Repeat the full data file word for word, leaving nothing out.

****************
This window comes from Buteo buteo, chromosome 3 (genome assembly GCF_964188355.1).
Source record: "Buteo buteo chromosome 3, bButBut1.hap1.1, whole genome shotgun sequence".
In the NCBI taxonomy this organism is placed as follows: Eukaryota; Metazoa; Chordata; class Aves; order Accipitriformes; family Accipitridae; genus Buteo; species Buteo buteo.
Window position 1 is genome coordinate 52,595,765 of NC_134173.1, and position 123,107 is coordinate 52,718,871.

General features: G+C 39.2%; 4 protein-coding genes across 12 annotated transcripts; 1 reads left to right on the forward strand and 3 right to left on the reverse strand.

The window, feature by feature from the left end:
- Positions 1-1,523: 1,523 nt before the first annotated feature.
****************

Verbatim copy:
This window comes from Buteo buteo, chromosome 3 (genome assembly GCF_964188355.1).
Source record: "Buteo buteo chromosome 3, bButBut1.hap1.1, whole genome shotgun sequence".
In the NCBI taxonomy this organism is placed as follows: Eukaryota; Metazoa; Chordata; class Aves; order Accipitriformes; family Accipitridae; genus Buteo; species Buteo buteo.
Window position 1 is genome coordinate 52,595,765 of NC_134173.1, and position 123,107 is coordinate 52,718,871.

General features: G+C 39.2%; 4 protein-coding genes across 12 annotated transcripts; 1 reads left to right on the forward strand and 3 right to left on the reverse strand.

The window, feature by feature from the left end:
- Positions 1-1,523: 1,523 nt before the first annotated feature.